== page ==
10-Bit Pulse Width Modulation (PWM) can be a stand-alone peripheral on some newer PIC® MCU devices, incorporated into the Capture Compare PWM (CCP) peripheral, or incorporated into the Enhanced Capture Compare PWM (ECCP) peripheral. In all cases they operate in a very similar way.
The 10-bit PWM is controlled by Timer2 within the PIC® MCU. Timer2 is incremented, through a 1:1 prescaler, from the instruction clock which is the output of the system oscillator run through a 1:4 postscaler (Fosc/4) . Timer2 is actually an 8-bit timer so to get 10-bits of resolution Timer2 is combined with the two least significant bits of the Fosc/4 postscaler.
To slow down Timer2 the prescaler can have a setting of 1:4, 1:16 and on some devices 1:64. When the prescaler is used beyond 1:1, then the lower two bits of the 10 bit Timer2 come from the two least significant bits of the prescaler.
On some devices with multiple PWM peripherals, there may be additional timers such as Timer 4 and Timer 6 which are essentially additional Timer 2 Peripherals which, allows each PWM module to be set to a unique timebase.
The high time of the PWM signal is controlled by a 10-bit value that is stored in two 8-bit registers; PWMxDCH and PWMxDCL on the stand-alone PWM or CCPRxL and CCPxCON on the CCP and ECCP peripherals. The PWMxDCH or CCPRxL register contains the upper 8 bits and the PWMxDCL or CCPxCON register contains the lower two bits.
When the 10-bit value in these two registers matches the value in the 10-bit Timer2 concatenation, the PWM output will switch from a high setting to a low setting. This creates the pulse-width of the signal and determines the duty cycle.
The Timer2 continues to run after the output switches state, until its upper 8 bit value matches a second 8 bit value stored in the Period Register (PR2). When these match, the PWM output changes state from low to high and Timer2 is reset to zero. The value stored in PR2 determines the period of the PWM signal and by default the frequency of the signal.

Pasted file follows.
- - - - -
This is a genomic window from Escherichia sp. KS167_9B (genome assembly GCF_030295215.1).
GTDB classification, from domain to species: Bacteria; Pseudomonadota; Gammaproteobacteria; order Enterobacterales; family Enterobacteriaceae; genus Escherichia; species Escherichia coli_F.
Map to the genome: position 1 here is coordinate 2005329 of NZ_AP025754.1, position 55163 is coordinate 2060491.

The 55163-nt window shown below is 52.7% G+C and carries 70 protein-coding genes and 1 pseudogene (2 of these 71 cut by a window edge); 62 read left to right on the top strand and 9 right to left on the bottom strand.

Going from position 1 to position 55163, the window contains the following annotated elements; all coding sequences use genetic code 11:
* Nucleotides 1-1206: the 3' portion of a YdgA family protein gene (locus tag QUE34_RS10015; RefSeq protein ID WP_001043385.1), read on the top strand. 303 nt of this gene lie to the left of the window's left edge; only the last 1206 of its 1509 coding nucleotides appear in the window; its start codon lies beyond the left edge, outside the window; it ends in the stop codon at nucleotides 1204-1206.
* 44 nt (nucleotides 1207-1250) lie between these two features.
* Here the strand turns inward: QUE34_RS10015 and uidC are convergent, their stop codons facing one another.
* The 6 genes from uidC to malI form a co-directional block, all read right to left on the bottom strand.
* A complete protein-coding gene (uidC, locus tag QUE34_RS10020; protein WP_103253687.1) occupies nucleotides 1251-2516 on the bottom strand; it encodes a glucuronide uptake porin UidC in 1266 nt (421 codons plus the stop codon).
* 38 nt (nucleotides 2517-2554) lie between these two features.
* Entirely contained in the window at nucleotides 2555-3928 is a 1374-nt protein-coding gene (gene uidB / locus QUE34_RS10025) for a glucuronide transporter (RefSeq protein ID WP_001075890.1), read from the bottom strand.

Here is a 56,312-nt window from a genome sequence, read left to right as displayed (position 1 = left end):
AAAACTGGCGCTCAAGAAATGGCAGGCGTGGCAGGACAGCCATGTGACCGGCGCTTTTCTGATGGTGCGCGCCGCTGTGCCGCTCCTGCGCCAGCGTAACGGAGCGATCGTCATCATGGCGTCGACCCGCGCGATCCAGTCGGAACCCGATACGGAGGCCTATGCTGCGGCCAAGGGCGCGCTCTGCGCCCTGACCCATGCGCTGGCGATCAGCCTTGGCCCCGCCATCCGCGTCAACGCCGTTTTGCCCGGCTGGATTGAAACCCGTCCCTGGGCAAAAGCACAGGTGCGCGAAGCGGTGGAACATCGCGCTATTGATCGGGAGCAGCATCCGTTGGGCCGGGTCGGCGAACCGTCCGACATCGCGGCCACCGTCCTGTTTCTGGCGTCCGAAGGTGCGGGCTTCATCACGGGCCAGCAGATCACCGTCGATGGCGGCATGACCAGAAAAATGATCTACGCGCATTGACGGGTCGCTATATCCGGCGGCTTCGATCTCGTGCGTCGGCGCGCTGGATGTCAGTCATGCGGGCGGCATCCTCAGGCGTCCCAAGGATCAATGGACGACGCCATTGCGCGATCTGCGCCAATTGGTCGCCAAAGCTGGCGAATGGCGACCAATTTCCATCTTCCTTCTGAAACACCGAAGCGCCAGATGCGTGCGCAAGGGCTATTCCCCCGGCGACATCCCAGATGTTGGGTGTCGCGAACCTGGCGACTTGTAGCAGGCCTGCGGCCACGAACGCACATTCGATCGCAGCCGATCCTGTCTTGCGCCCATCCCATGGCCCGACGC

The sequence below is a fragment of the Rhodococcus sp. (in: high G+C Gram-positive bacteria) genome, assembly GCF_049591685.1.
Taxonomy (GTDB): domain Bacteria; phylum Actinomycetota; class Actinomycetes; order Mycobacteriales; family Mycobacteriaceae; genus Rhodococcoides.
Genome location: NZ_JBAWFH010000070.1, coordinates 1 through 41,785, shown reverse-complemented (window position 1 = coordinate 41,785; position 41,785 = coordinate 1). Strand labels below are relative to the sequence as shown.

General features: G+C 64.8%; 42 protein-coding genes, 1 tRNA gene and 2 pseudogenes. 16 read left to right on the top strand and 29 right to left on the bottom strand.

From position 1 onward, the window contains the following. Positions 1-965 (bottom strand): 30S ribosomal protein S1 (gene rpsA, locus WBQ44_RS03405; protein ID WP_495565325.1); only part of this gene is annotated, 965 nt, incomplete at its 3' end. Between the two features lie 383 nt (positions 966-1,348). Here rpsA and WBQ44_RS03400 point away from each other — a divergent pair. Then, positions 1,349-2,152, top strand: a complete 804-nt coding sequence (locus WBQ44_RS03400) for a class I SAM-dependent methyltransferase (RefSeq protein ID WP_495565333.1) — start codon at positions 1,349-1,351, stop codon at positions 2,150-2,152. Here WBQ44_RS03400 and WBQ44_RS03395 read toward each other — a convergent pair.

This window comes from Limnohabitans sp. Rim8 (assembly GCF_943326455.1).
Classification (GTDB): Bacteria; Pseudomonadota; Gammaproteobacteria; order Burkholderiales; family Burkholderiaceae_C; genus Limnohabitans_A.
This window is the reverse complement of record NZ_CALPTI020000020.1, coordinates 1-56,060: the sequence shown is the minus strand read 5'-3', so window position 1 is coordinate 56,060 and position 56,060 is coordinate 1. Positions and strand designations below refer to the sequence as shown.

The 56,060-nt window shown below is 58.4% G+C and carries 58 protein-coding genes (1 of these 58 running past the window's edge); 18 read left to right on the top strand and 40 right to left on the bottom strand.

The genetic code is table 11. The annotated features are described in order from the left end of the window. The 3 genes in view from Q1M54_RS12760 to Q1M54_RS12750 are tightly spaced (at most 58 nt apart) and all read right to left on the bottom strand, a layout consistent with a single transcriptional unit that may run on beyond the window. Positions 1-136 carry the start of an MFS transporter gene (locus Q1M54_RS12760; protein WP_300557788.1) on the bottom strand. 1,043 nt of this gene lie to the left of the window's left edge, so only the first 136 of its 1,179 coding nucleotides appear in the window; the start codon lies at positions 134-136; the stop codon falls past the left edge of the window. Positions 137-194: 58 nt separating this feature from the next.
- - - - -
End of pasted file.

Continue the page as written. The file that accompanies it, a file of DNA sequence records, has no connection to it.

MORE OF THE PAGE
Calculating the PWM Settings
There are two formulas that are used to:
1) Calculate the PWMxDCH:PWMxDCL or CCPRxL:CCPxCON value for the desired signal pulsewidth.
2) Calculate the PR2 value for the desired signal period.
Note: This example is setup for a stand-alone PWM but can equally apply to a CCP or ECCP peripheral setup in PWM mode.
Typically a desired frequency is already known so the period formula can be reworked to solve for the PR2 value that meets the frequency requirement.(1)
For example, if we use the internal oscillator set to Fosc = 4 Mhz along with a TMR2 prescaler of 1:16 and want a PWM with a frequency of 500 Hz; then PR2 is calculated to be 124:(2)
If the number ever calculates to a value larger than 255, then you would have to increase the prescaler to a larger ratio or lower the oscillator speed.
The Duty Cycle desired is also typically a known value, so once the frequency is set via the PR2 value then the pulse width calculation can be reworked to solve for the PWMxDCH:PWMxDCL value with the formula below:(3)
Since PR2 was already calculated as 124, and assuming a 50% duty cycle, then the answer below is calculated:(4)
250 in binary is 0011111010 which gets broken up between the two registers to:(5)